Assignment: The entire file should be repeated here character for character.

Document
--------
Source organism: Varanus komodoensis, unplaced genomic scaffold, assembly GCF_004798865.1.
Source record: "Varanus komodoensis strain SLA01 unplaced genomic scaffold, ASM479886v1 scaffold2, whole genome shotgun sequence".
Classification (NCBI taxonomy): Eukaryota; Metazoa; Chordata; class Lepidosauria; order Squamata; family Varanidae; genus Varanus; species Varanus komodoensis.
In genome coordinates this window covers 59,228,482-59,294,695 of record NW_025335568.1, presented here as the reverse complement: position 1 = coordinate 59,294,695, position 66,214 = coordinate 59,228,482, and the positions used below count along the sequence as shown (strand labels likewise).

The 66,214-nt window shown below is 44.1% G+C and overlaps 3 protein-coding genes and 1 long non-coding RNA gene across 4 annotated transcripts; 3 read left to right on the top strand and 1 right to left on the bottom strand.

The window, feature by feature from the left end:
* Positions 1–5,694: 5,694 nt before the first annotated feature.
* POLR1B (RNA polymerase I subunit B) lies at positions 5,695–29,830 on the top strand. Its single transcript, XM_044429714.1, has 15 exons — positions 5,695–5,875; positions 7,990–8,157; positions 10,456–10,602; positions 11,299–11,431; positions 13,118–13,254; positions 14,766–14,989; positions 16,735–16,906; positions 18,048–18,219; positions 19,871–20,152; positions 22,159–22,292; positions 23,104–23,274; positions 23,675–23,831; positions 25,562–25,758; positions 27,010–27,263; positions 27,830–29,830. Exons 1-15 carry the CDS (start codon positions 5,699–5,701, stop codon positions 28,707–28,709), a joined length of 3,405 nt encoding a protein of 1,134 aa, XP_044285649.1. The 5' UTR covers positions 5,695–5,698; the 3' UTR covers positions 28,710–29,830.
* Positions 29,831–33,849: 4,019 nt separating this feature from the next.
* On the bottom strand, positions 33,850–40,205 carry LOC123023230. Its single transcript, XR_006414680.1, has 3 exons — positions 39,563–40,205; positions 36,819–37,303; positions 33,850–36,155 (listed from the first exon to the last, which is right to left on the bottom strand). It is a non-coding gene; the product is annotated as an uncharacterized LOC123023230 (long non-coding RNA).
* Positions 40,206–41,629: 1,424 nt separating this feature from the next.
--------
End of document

Source organism: Varanus komodoensis, unplaced genomic scaffold, assembly GCF_004798865.1.
Source record: "Varanus komodoensis strain SLA01 unplaced genomic scaffold, ASM479886v1 scaffold2, whole genome shotgun sequence".
Classification (NCBI taxonomy): Eukaryota; Metazoa; Chordata; class Lepidosauria; order Squamata; family Varanidae; genus Varanus; species Varanus komodoensis.
In genome coordinates this window covers 59,228,482-59,294,695 of record NW_025335568.1, presented here as the reverse complement: position 1 = coordinate 59,294,695, position 66,214 = coordinate 59,228,482, and the positions used below count along the sequence as shown (strand labels likewise).

The 66,214-nt window shown below is 44.1% G+C and overlaps 3 protein-coding genes and 1 long non-coding RNA gene across 4 annotated transcripts; 3 read left to right on the top strand and 1 right to left on the bottom strand.

The window, feature by feature from the left end:
* Positions 1–5,694: 5,694 nt before the first annotated feature.
* POLR1B (RNA polymerase I subunit B) lies at positions 5,695–29,830 on the top strand. Its single transcript, XM_044429714.1, has 15 exons — positions 5,695–5,875; positions 7,990–8,157; positions 10,456–10,602; positions 11,299–11,431; positions 13,118–13,254; positions 14,766–14,989; positions 16,735–16,906; positions 18,048–18,219; positions 19,871–20,152; positions 22,159–22,292; positions 23,104–23,274; positions 23,675–23,831; positions 25,562–25,758; positions 27,010–27,263; positions 27,830–29,830. Exons 1-15 carry the CDS (start codon positions 5,699–5,701, stop codon positions 28,707–28,709), a joined length of 3,405 nt encoding a protein of 1,134 aa, XP_044285649.1. The 5' UTR covers positions 5,695–5,698; the 3' UTR covers positions 28,710–29,830.
* Positions 29,831–33,849: 4,019 nt separating this feature from the next.
* On the bottom strand, positions 33,850–40,205 carry LOC123023230. Its single transcript, XR_006414680.1, has 3 exons — positions 39,563–40,205; positions 36,819–37,303; positions 33,850–36,155 (listed from the first exon to the last, which is right to left on the bottom strand). It is a non-coding gene; the product is annotated as an uncharacterized LOC123023230 (long non-coding RNA).
* Positions 40,206–41,629: 1,424 nt separating this feature from the next.